3) Jeff Buckley’s “Grace.” I always liked this album a great deal but didn’t genuflect before it like a lot of my fellow music critics. Then last year I saw a Norwegian film in which Buckley’s sublime, career-making (and anthem-stealing) version of “Hallelujah” was used to underscore the emotional anguish of a young, brown Muslim immigrant living unhappily in Norway. (I think it was Norway: White people and ice…That’s all I got on recall.) The boy’s story ends tragically, and “Hallelujah” was so masterfully deployed on the soundtrack to accompany emotionally wrenching scenes that I teared up hoyrd when viewing the film.
4) Some old Prince... Dirty Mind / Soft & Wet / Controversy. For all the accolades and gushing acclaim he’s received, I still don’t think he’s gotten props as deep as he deserves for that era of his career. The image, the fusion of rock, New Wave, soul... the image. Black-boy gender fuck and flirting with sexual ambiguity. That shit could not happen now – at least not with any Negro male wanting to be a pop star. (Thank you, hip-hop!) And for all his calculated eccentricities and oddness, Prince wanted to be a pop star. He had arena aspirations and wasn’t avanting his shit just to rent space on the margins. For all the clones he spawned (“Oh, Sheila”) that narrow space he crow-barred open – a space for black men to be hugely and unapologetically sexual but not idiotic or menacing Mandingos, to be powerful but defiantly and revolutionarily fey (we see you, Little Richard), to be both dandy and hardcore, fluid yet unwaveringly hetero (Okay... bye, Little Richard), brilliant aesthete and peerless craftsman – has been crazy-glued shut, though his influence is paradoxically everywhere. Seriously, nobody is fucking with that era Prince. Nobody.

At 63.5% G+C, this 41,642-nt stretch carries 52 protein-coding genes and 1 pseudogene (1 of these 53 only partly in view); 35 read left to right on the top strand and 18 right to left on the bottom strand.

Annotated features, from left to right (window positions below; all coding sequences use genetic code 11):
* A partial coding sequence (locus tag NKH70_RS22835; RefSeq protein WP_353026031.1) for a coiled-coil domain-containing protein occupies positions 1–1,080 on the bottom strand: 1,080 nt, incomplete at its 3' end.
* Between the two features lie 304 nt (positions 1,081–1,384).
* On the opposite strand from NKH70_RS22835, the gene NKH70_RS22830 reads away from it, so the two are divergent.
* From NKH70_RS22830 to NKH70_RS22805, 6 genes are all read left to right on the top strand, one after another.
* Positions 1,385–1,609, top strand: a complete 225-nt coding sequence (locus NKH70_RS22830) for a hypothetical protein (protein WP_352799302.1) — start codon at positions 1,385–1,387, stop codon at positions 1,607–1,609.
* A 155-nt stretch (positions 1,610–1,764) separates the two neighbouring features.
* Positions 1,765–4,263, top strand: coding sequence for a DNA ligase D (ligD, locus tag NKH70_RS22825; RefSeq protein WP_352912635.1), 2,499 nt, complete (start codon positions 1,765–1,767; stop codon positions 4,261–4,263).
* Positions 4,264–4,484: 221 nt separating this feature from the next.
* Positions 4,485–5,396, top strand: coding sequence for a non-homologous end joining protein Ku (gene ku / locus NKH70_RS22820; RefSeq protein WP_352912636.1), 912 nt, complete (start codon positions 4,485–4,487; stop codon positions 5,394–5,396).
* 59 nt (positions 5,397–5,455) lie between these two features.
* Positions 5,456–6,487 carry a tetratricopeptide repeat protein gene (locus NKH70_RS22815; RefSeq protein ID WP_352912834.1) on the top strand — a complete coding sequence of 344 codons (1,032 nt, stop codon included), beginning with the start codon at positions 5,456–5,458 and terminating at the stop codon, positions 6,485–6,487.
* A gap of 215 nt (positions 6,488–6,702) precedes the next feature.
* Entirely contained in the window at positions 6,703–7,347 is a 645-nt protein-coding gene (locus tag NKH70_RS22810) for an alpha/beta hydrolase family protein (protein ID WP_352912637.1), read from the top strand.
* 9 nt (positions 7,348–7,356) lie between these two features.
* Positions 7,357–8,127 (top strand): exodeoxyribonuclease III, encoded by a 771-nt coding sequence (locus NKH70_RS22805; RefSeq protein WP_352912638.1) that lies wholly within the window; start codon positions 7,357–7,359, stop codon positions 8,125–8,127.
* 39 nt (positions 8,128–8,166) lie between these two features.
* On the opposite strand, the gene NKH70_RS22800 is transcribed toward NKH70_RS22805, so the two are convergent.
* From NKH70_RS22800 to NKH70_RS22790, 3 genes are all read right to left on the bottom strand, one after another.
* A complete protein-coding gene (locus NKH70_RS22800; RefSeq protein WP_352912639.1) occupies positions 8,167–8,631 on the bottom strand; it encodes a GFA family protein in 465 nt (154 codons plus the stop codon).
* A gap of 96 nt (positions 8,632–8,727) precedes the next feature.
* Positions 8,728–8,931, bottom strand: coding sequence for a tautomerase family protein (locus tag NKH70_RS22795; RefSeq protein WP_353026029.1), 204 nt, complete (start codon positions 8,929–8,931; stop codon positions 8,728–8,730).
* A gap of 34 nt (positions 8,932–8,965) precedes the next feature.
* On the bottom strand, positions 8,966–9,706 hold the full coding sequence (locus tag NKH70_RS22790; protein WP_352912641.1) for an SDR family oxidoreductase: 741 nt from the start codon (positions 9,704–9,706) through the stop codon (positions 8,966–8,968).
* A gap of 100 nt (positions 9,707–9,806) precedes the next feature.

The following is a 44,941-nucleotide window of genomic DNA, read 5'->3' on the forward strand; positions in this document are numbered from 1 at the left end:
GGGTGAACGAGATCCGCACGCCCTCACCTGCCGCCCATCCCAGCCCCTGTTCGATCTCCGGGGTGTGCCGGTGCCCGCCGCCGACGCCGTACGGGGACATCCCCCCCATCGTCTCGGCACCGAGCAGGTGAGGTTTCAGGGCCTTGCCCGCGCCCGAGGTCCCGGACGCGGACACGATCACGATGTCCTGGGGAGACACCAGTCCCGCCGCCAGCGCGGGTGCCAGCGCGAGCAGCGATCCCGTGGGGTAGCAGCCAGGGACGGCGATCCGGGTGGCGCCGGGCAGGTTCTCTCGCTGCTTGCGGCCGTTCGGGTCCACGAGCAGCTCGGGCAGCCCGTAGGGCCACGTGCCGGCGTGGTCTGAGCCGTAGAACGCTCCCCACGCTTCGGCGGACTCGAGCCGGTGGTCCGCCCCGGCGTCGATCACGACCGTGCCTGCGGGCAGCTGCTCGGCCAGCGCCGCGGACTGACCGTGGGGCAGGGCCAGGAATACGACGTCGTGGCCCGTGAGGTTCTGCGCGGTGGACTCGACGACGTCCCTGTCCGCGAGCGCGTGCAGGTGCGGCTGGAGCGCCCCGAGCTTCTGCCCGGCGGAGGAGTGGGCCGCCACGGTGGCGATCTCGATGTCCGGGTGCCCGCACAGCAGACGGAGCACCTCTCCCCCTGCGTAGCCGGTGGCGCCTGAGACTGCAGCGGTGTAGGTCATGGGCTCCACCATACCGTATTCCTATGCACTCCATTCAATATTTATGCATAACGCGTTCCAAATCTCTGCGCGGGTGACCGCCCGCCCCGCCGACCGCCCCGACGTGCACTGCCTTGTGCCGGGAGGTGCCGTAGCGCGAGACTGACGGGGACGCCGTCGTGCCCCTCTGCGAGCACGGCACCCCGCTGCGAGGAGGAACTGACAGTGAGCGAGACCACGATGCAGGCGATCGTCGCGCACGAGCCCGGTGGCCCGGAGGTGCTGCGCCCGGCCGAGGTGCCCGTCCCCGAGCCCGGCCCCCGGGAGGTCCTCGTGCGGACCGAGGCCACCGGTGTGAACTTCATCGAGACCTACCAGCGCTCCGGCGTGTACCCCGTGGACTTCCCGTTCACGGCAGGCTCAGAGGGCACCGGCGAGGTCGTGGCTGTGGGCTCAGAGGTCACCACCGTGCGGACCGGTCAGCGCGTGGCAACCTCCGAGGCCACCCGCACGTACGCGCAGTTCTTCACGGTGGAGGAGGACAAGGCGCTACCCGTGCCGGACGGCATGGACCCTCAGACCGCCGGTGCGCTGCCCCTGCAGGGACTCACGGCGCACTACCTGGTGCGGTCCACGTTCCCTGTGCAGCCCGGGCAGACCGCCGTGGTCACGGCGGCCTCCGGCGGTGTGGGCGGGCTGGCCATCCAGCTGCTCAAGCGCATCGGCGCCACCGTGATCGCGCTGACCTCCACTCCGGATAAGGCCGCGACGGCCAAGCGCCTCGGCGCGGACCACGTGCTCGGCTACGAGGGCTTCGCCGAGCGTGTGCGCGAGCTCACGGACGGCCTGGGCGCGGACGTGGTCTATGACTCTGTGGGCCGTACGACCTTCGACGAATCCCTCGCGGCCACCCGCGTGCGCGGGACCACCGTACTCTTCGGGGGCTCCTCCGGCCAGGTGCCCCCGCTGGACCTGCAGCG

5) I used to really love Sophie B. Hawkins’ single, “Damn, I Wish I Was Your Lover.” Stumbled across it in my collection the other day and smiled. Put it on. The smile quickly faded on a, “What the hell was I thinking?” tip.
My Myspace page is right cheah